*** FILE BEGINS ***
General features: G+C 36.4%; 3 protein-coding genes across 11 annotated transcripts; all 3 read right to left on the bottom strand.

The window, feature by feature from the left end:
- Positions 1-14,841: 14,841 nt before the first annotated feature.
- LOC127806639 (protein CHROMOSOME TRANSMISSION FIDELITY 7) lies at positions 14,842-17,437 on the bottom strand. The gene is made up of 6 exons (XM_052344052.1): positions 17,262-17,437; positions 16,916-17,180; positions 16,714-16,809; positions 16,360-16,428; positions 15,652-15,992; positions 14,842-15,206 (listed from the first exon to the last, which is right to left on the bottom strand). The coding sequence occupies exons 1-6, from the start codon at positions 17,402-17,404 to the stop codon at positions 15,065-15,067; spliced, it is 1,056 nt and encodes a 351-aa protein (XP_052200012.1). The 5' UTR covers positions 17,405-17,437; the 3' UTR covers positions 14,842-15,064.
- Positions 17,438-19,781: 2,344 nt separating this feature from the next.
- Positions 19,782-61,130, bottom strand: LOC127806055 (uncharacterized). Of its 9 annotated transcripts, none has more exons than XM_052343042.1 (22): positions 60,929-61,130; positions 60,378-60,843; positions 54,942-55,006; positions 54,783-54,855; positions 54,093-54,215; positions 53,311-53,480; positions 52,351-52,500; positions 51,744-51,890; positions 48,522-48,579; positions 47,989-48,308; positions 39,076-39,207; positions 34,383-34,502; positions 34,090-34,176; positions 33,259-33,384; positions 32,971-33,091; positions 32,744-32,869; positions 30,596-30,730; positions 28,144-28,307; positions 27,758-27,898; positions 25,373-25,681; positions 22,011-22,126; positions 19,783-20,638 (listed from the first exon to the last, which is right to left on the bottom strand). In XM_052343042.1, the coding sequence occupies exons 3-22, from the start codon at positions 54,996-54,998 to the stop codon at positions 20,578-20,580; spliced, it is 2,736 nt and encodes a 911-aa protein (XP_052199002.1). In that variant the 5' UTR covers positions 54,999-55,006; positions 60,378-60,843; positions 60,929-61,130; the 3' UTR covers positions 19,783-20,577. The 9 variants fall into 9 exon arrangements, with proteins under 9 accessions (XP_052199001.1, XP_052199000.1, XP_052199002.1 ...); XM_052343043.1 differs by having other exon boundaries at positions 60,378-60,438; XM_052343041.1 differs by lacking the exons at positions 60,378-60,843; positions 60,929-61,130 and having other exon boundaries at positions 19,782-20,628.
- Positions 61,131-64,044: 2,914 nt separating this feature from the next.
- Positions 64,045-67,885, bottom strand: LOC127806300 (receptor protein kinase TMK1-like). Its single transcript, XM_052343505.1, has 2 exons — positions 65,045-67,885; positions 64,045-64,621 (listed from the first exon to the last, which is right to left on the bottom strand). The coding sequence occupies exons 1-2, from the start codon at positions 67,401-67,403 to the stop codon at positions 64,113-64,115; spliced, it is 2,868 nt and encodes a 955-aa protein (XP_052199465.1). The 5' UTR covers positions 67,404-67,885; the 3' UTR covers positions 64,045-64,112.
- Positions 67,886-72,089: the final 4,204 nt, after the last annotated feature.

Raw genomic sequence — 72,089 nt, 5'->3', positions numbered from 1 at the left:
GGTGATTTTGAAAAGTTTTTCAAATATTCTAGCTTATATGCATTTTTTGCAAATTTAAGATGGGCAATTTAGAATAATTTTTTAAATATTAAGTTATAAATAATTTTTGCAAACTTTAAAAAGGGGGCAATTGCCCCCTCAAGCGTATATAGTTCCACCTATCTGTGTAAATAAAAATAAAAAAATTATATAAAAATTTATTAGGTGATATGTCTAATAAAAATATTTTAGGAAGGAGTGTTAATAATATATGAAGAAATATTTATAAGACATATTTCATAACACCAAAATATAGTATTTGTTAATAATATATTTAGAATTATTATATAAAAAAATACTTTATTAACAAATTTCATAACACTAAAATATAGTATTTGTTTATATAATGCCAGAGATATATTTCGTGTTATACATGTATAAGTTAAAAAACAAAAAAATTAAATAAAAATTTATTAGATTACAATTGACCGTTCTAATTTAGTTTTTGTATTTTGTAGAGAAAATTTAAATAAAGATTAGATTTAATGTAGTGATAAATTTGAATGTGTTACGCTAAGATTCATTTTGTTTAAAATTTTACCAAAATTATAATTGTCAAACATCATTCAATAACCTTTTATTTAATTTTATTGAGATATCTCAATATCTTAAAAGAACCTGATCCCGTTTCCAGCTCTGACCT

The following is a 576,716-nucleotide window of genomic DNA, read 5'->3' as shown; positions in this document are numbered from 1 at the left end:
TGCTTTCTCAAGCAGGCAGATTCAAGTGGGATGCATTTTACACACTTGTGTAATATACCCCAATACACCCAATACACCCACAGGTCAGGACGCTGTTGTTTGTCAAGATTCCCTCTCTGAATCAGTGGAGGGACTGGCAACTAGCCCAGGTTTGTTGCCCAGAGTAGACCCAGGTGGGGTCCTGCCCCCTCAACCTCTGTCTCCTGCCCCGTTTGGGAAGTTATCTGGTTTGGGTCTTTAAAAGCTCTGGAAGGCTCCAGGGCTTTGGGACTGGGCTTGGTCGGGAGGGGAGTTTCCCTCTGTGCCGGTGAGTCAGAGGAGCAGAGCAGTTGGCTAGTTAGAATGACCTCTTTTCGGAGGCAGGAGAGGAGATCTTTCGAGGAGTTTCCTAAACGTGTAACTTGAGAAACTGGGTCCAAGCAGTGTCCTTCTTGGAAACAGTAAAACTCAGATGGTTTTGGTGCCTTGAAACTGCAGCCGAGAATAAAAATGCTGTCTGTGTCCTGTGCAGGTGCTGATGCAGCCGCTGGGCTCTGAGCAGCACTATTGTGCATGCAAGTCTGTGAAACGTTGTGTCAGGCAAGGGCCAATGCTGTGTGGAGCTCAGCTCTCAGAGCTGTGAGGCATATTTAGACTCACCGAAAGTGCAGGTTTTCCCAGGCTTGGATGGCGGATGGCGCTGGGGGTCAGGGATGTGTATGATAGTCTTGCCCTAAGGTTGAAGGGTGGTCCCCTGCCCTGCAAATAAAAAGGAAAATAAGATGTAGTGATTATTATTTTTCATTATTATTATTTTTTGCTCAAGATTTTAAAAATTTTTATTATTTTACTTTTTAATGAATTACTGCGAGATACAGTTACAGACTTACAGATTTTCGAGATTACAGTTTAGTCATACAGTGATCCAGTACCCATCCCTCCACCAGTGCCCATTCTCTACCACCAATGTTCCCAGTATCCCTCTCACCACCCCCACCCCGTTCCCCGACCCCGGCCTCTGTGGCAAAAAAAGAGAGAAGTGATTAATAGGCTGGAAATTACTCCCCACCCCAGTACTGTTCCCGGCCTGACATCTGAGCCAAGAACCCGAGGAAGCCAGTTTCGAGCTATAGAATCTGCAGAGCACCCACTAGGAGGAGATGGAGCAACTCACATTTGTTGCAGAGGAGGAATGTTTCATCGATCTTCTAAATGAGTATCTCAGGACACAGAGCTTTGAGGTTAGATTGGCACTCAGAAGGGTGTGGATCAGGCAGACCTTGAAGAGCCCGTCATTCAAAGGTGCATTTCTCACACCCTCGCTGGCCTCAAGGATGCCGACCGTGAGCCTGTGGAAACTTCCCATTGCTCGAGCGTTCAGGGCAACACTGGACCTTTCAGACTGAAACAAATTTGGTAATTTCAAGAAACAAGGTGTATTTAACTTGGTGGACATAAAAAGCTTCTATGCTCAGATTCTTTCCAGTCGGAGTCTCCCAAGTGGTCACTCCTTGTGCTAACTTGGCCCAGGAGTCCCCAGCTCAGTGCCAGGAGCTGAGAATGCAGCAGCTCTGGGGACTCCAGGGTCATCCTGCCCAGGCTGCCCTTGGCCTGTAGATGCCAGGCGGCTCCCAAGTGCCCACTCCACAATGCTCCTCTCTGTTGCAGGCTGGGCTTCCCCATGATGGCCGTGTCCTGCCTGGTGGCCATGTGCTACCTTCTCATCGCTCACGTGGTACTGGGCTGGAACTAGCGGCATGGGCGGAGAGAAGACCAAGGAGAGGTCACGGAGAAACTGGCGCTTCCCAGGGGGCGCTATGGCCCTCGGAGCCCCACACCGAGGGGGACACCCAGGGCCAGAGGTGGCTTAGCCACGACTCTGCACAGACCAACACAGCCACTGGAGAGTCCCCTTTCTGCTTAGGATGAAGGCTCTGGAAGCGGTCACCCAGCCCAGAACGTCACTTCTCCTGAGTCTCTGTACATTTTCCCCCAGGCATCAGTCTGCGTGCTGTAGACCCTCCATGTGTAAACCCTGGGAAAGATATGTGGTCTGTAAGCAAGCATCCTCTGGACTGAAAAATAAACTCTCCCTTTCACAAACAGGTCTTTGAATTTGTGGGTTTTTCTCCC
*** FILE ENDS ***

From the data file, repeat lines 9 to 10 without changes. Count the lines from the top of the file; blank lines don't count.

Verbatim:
- Positions 67,886-72,089: the final 4,204 nt, after the last annotated feature.

Raw genomic sequence — 72,089 nt, 5'->3', positions numbered from 1 at the left: